LEDs are all around us in the modern era; they’re far more efficient and can be easier to manufacture than traditional bulbs, as well as being more environmentally friendly. But the technology is always improving, with particular emphasis on blue or higher-energy LEDs which can be the limiting factor in the lifetime of the much-sought-after white LEDs.
In the past, optoelectronic discovery was often serendipitous, with researchers investigating the properties of a huge array of likely substances that are thought to be good candidates for better optoelectronic materials. Now, new research led by the University of California, San Diego, in collaboration with Chonnam National University in Korea, has used computer-aided discovery to find better materials for these LEDs. The discovery was published in Joule.
The specific material that has been discovered is a novel phosphor – light-emitting substance – that has been dubbed SLAO due to its constituent elements (Strontium, Lithium, Aluminium, and Oxygen). This is the first known material to be made of precisely this combination of elements, and consequently, there was no previous experimental evidence that could directly suggest its suitability as an LED candidate.
The advantage of this new phosphor is that lithium, aluminum, and oxygen are abundant elements in the Earth – crucial if you hope to mass-produce the LEDs – and the color quality for the new material is better than that of many old LEDs, rendering colors more vividly and accurately. It can be produced using existing industrial techniques if desired.
The key novelty to this new material is the means of discovery – SLAO was predicted by supercomputers before it was synthesized. The systematic, high-throughput computational approach was developed in the lab of Shyue Ping Ong, a nanoengineering professor at the UC San Diego Jacobs School of Engineering and lead principal investigator of the study.
Using this technique, it was possible to predict that SLAO would be stable in its performance and that it would have the ability to absorb light in the blue and near-UV range of the electromagnetic spectrum. The supercomputers also predicted high photoluminescence – that is, the ability of the substance to emit light of the appropriate frequency when excited by a higher-energy source.
This is far more efficient than any method with trial and error. "Calculations are quick, scalable and cheap. Using computers, we can rapidly screen thousands of materials and predict candidates for new materials that have not yet been discovered," Ong said.
To find the appropriate material, the researchers made a list of the most common elements that are used in phosphors – drawing on decades of experimental work in synthesizing these materials – and were surprised to find that no combinations of SLAO existed, despite the fact that each of these elements had been used individually in phosphors. They could then combine them in various ways using a data-mining algorithm, and perform basic calculations to estimate the efficiency and optoelectronic properties of the materials. The researchers were surprised by the success of this technique, and their ability to find a material that was not just theoretically possible.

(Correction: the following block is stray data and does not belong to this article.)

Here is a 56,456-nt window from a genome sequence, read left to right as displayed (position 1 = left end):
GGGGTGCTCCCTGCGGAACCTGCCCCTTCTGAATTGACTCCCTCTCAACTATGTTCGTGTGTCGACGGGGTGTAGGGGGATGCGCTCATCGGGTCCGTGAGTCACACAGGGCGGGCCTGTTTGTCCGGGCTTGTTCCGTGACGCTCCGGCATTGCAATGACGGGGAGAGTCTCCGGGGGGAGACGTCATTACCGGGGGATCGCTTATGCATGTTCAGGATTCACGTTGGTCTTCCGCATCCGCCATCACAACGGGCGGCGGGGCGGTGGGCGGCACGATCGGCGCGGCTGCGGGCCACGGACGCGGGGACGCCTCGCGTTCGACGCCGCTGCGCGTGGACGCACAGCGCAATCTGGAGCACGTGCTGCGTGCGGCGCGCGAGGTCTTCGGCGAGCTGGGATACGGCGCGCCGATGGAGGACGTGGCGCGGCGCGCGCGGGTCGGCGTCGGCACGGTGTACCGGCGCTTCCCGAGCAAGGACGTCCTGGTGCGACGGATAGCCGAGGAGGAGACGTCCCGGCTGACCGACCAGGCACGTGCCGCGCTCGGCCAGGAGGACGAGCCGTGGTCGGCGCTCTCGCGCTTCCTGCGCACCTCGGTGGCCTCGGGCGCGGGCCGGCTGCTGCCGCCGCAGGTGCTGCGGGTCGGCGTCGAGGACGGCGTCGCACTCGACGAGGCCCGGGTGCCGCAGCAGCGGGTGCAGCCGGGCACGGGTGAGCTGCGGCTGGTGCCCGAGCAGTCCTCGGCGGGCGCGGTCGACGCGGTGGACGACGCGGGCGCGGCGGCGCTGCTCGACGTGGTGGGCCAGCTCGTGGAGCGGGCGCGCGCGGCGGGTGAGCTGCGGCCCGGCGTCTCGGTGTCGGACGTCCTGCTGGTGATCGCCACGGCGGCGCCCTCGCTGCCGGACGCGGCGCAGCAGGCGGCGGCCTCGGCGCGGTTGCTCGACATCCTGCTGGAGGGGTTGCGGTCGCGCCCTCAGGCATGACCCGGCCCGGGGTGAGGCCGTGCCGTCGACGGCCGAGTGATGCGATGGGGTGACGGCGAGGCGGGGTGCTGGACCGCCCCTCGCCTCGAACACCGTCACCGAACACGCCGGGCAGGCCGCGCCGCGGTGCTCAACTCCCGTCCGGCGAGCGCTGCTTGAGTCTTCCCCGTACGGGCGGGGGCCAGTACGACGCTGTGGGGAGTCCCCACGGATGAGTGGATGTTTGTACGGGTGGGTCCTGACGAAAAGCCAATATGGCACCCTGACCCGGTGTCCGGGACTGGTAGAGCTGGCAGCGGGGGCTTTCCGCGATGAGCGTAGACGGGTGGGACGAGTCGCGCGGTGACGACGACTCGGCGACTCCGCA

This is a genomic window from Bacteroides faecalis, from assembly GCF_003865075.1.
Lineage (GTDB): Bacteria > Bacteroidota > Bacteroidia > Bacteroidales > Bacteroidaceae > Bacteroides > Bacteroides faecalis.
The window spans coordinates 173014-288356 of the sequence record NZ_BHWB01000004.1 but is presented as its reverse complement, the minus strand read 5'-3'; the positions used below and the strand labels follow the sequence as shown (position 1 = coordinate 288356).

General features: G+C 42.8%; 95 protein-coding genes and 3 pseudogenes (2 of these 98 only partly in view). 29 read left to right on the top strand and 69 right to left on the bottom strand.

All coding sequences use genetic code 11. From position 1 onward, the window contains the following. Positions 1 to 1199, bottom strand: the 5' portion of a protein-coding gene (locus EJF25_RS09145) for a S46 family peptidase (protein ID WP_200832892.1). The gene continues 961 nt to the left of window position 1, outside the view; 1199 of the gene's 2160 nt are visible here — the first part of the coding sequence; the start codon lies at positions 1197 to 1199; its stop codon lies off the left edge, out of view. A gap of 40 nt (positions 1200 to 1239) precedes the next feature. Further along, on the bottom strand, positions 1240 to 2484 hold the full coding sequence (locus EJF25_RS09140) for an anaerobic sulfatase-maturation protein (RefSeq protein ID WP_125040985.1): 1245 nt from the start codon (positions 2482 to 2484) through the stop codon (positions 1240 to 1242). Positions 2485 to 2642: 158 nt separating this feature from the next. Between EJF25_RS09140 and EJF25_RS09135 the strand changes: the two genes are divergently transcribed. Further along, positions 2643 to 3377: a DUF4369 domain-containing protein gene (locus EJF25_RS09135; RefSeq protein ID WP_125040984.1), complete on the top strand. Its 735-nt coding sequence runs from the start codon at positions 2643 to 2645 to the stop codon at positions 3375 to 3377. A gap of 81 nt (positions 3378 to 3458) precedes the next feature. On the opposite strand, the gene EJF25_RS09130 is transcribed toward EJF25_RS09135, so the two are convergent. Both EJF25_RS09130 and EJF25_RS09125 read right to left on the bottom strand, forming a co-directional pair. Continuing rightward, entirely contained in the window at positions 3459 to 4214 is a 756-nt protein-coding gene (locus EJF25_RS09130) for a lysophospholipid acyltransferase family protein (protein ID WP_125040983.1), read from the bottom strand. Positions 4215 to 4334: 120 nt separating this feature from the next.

"It's not only remarkable that we were able to predict a new phosphor compound, but one that's stable and can actually be synthesized in the lab," said Zhenbin Wang, a nanoengineering Ph.D. candidate in Ong's research group and co-first author of the study.
That process of synthesizing SLAO for the first time was a collaborative effort. Researchers in the lab of Joanna McKittrick, a materials science professor at the Jacobs School of Engineering, were the first to synthesize and test the properties of the new material. The recipe was then optimized by a team led by materials science professor Won Bin Im at Chonnam National University in Korea – taking the material from a lab prototype to something that could be built with industrial processes and as a component of a white LED.
They evaluated the LEDs using the Color Rendering Index (CRI), a scale that measures how accurately an LED can render the desired color on a scale from 0-100. Many commercial LEDs have CRI values at around 80. LEDs made with the new phosphor yielded CRI values greater than 90.
It is not a perfect LED material. The quantum efficiency of such a material is defined as the ratio of photons emitted in the desired wavelength to photons absorbed at higher energies – so a material with a quantum efficiency of 100% would emit a single photon for each that it absorbed. The quantum efficiency of this material is only 32%, which means that it requires more power to produce the same amount of light: the researchers note that this quantum efficiency could be improved with different materials and that in SLAO we see a trade-off where more accurate color-rendering requires more energy.
But, beyond the eventual uses of any one material, the technique in finding that substance will prove useful in the future. The Materials Virtual Lab, which Ong leads, will be using machine-learning and data-mining algorithms such as this one to develop materials for the next generation of solar cells, power cells, and LEDs; the potential for a brighter future for us all.